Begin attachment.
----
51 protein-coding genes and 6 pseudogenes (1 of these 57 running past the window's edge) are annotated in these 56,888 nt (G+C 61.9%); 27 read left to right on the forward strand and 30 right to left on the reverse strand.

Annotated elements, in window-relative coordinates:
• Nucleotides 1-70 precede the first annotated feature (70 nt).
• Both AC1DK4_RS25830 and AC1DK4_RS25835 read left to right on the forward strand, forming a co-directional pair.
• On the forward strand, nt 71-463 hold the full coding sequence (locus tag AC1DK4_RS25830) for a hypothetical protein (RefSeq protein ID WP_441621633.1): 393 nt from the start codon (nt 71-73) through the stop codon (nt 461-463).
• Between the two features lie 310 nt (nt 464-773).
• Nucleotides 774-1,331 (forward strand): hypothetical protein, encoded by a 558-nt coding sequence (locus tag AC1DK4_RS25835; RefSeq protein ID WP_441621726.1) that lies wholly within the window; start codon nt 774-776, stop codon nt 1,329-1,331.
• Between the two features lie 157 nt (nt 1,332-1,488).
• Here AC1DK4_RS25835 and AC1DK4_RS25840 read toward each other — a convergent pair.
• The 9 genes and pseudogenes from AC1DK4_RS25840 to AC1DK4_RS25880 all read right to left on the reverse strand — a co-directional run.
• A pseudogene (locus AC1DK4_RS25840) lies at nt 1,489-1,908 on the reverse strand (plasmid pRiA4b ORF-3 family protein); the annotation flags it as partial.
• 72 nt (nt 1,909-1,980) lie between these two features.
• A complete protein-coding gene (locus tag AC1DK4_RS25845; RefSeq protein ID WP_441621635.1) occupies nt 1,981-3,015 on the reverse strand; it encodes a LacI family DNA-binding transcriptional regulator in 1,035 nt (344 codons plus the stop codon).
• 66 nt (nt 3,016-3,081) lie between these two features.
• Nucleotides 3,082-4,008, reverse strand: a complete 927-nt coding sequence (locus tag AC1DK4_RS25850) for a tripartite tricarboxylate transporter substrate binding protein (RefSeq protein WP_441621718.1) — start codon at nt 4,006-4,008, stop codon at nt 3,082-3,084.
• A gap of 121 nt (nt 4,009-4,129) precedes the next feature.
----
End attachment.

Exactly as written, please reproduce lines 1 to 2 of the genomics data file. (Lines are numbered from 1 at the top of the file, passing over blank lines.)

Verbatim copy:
51 protein-coding genes and 6 pseudogenes (1 of these 57 running past the window's edge) are annotated in these 56,888 nt (G+C 61.9%); 27 read left to right on the forward strand and 30 right to left on the reverse strand.

Annotated elements, in window-relative coordinates: